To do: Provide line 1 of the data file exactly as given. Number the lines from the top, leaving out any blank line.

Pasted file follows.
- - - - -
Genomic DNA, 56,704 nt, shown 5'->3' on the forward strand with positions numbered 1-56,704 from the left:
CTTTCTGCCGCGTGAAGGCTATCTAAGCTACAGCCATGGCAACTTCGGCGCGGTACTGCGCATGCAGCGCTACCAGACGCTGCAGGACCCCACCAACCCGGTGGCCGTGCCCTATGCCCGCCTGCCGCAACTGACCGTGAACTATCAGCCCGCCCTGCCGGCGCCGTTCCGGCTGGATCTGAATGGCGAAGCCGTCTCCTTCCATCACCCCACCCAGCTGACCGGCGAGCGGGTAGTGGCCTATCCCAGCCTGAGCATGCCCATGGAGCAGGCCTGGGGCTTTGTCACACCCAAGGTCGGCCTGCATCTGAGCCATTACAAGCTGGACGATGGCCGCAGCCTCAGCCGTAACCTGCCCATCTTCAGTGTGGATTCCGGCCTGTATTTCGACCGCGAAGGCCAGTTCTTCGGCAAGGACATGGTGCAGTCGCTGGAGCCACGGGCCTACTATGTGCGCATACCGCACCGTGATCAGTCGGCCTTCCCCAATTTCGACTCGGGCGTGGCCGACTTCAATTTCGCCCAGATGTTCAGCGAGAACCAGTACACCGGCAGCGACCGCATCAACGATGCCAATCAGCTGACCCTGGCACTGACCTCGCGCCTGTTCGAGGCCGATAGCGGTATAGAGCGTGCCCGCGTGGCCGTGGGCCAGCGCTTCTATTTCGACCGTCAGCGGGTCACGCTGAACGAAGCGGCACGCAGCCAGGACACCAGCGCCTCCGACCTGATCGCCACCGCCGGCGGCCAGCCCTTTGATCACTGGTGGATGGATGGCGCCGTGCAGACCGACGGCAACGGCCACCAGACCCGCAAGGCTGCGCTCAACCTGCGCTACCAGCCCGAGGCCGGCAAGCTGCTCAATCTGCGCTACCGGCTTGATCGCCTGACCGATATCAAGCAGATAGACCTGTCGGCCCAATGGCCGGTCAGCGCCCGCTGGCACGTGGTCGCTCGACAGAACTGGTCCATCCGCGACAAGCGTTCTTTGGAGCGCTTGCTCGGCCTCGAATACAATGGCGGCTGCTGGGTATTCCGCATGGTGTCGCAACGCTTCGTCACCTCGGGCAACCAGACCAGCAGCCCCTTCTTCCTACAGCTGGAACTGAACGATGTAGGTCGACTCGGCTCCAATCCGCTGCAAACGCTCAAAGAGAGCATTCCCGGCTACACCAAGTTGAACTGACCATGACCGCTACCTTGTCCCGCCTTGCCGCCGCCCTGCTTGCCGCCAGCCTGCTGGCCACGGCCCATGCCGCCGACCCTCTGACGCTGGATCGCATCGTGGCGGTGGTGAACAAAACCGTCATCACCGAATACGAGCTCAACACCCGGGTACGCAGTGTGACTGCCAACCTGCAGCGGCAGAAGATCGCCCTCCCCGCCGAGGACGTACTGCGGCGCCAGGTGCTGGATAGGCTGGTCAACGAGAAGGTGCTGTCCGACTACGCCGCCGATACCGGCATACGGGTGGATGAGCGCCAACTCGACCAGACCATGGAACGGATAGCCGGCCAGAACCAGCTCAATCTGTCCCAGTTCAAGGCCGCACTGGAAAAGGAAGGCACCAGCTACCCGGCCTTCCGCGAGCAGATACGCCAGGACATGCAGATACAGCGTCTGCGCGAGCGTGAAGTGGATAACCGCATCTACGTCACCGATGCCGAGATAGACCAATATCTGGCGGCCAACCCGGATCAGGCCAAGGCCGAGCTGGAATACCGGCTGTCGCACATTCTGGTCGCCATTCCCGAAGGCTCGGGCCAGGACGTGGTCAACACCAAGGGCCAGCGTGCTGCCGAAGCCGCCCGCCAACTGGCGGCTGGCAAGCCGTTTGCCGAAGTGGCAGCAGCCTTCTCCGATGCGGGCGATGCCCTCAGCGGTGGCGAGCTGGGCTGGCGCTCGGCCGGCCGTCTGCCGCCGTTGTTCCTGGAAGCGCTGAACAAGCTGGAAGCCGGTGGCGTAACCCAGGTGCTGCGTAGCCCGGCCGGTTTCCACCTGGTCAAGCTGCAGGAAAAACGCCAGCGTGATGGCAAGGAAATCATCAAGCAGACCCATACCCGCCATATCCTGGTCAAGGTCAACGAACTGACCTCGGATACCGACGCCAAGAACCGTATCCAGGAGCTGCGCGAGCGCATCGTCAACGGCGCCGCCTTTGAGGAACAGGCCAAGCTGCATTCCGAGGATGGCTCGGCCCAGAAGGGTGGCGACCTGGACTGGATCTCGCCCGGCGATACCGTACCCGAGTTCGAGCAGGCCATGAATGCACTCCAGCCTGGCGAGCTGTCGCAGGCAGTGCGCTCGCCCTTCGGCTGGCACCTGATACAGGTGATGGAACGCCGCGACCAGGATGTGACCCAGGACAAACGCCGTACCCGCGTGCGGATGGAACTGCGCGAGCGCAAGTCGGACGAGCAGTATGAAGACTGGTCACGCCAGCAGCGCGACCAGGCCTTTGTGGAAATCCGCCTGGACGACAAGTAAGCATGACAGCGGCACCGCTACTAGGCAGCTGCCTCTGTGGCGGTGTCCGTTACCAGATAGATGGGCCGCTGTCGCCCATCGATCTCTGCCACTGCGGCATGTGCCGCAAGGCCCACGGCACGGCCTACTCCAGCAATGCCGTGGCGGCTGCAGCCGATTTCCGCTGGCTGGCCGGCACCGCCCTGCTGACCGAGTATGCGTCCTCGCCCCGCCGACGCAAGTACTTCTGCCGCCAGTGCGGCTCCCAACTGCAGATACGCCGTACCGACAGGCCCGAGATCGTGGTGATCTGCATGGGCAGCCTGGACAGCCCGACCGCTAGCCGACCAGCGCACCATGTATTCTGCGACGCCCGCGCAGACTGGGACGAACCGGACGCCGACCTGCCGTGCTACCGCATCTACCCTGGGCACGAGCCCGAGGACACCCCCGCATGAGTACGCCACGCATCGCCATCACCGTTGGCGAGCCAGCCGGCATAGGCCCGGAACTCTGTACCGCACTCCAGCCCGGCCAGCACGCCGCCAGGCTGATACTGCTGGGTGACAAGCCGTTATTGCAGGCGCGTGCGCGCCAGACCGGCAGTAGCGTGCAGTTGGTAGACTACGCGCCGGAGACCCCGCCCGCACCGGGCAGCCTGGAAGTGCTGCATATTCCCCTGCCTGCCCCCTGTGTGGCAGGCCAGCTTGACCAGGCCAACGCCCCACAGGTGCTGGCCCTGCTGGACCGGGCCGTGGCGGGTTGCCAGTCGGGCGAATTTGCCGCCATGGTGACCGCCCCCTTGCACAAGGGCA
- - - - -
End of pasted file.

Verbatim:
Genomic DNA, 56,704 nt, shown 5'->3' on the forward strand with positions numbered 1-56,704 from the left: